By Chay Tanchanco, LMFT
On the eve of Thanksgiving Day here in the U.S., it seems only fitting that a mental health blog should cover the subject of gratitude.
Oftentimes, we are told "Be grateful!" as a solution to our problems. Recounting things we appreciate, noticing things that we enjoy and granting it a moment of our thankfulness: these are things that are meant to be helpful.
However, the simple fact that "having an attitude" seems to very uncomplicated, when it is the very thing most of us are struggling to comprehend. If we just *knew* how to be happy and grateful, wouldn't we do it? And if we are in the midst of uncomfortable or stressful situations, being told to "be grateful" feels like disregard and disrespect to our emotions.
So, what do we do?
The first piece is this:
Gratitude is not an attitude at first.
We become judgmental when we don't feel successful in the first moments of attempting something outside of our norm. And when we become judgmental, we spiral into a pathway of our brains that has been well-worn leading to how terrible we feel about ourselves. Changing the way we perceive gratitude is the necessary shift.
Gratitude is a skill.
And, like all skills, it takes practice.
If, when you first learned to drive or to walk, someone set the expectation for you to immediately become a professional racecar driver or run a marathon, you would believe that driving or walking was impossible. These things take practice, mentorship, and often many, many hours of trial and error.
It may not feel like being grateful is that high of a skill, but when we have been so used to criticism and negativity, gratitude feels less like a relief and more like an exercise or a workout. When we recognize it for what it is, we realize that "being grateful" is a choice we can make, even if we don't "feel" grateful.
As for feeling that our emotions are disregarded, disrespected, or repressed, we can address those emotions in ourselves. For example, let's say that you have some complicated emotions related to being around your family for the holidays. Maybe it's your mom, dad, sibling, an aunt, uncle, or cousin; that person just gets on your nerves. If someone said to you, "Be grateful!" in response to this irritation, it might add to your anger--- "Grateful!? I should be *grateful* that they always criticize what I wear or make some rude comment?? No. I can't be grateful for them."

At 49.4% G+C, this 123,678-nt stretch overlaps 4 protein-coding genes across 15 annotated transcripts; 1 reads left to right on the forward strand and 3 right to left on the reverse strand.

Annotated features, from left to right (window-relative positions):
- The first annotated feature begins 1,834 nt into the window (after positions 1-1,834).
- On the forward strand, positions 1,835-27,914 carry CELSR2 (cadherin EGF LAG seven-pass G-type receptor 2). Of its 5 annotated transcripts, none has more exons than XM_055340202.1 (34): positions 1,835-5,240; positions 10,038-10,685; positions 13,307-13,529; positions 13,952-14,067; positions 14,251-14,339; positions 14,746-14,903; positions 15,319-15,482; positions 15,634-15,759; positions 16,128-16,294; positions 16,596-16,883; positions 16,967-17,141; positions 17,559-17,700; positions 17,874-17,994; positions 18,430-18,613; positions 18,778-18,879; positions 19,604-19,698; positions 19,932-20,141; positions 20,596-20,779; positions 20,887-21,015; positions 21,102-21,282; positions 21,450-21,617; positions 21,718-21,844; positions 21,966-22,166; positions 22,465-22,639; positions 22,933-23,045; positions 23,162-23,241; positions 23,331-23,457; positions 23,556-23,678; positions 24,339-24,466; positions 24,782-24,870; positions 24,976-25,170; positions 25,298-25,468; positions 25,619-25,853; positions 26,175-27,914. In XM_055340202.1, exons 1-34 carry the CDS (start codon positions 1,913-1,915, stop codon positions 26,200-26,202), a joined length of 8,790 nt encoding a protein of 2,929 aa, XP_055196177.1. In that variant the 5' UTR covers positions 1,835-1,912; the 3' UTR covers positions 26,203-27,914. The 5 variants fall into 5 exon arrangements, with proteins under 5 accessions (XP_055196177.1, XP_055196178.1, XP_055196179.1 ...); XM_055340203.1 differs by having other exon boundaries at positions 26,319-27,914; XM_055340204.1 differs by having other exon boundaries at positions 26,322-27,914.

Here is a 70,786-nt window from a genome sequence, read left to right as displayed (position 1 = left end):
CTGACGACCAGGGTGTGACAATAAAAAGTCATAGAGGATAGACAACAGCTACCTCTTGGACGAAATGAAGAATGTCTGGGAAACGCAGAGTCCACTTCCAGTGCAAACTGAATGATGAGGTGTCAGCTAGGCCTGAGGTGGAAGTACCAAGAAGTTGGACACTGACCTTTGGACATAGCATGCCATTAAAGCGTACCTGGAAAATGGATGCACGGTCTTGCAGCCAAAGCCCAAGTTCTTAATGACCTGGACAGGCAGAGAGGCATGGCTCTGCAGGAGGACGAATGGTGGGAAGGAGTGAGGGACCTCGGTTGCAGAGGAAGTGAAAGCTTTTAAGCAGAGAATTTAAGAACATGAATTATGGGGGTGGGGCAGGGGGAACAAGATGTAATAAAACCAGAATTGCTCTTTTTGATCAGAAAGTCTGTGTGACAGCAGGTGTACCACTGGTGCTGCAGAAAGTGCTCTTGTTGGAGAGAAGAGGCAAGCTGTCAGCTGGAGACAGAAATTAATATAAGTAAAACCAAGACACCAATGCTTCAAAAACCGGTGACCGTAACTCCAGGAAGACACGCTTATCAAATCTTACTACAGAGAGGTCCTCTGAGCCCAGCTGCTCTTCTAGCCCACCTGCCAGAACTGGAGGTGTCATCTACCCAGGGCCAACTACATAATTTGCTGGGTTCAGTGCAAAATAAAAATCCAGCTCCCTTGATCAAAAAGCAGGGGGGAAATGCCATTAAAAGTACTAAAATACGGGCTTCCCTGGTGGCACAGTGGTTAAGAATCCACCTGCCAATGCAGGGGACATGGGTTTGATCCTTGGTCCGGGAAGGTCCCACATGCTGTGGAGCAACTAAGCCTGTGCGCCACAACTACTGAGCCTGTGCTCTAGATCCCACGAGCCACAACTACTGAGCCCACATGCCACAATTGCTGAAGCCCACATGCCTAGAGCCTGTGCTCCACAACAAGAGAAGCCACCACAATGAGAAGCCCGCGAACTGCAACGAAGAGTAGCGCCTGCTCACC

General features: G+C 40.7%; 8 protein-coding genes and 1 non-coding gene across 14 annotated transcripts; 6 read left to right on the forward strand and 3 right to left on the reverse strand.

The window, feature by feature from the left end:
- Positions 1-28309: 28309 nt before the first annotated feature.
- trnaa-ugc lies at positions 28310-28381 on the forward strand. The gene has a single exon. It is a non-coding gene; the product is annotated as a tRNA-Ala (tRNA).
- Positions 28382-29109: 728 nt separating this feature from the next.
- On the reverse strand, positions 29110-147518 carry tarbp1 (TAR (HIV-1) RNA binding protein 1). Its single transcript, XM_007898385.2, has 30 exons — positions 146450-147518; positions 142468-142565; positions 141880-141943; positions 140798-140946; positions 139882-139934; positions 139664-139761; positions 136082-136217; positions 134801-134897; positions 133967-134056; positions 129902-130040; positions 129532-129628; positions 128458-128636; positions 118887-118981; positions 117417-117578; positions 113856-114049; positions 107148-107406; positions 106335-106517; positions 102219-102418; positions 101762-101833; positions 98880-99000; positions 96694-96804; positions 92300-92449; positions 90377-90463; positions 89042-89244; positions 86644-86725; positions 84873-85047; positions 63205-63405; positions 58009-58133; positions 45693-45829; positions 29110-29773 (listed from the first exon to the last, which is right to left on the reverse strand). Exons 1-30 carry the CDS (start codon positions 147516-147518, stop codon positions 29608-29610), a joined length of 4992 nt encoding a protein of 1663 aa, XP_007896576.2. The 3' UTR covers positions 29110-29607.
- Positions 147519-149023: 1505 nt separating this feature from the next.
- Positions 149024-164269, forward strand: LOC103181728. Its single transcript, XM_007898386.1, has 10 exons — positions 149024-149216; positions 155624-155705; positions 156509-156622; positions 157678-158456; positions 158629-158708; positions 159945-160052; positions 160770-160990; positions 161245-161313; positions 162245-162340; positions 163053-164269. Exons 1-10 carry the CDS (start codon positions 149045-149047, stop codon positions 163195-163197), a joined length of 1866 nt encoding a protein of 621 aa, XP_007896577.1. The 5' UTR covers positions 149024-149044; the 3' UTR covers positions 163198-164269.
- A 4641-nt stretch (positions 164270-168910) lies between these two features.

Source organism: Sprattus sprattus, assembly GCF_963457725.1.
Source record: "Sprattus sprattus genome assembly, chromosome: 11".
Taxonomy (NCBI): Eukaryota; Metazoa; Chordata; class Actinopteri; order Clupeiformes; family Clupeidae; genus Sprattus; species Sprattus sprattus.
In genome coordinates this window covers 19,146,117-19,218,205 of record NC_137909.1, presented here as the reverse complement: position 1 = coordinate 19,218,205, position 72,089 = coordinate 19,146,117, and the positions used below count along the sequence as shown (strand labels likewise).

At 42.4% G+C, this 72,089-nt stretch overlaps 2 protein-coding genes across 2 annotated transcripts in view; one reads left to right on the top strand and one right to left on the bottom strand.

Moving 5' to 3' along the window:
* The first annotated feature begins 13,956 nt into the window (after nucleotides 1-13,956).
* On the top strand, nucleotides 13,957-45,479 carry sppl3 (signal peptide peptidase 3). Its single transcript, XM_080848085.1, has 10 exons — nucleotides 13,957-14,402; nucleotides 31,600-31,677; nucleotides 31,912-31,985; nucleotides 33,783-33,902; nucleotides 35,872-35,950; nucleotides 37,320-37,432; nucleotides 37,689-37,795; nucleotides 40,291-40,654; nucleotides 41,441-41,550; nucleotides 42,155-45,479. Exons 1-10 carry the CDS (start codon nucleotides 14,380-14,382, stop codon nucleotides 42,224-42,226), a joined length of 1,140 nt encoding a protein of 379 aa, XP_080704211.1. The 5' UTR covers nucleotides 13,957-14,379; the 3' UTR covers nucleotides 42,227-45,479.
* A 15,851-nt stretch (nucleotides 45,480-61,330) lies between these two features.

In this example, you may be feeling angry, irritated, upset, and hurt. "Be grateful" isn't the right advice for this situation; empathy is. If you're not receiving empathy from someone safe in your life, you can start by giving empathy to yourself. Recognizing your own emotions, noticing that the anger is pointing out injustice in your life. Forcing yourself to "be grateful" for the person without acknowledging your own values will ultimately reroute itself back to you being upset again.
Then, you decide: how do you want to respond? What outcomes do you want from this holiday gathering? How do you want to feel when it is over, and how can you get there?
With practice, you may even notice some gratitude for yourself in these moments. Your decision to put your mental health first is an act of self-worth and why not be grateful for that to start?
Attitudes are built with practice.
So if you want the attitude of gratitude, exercise it.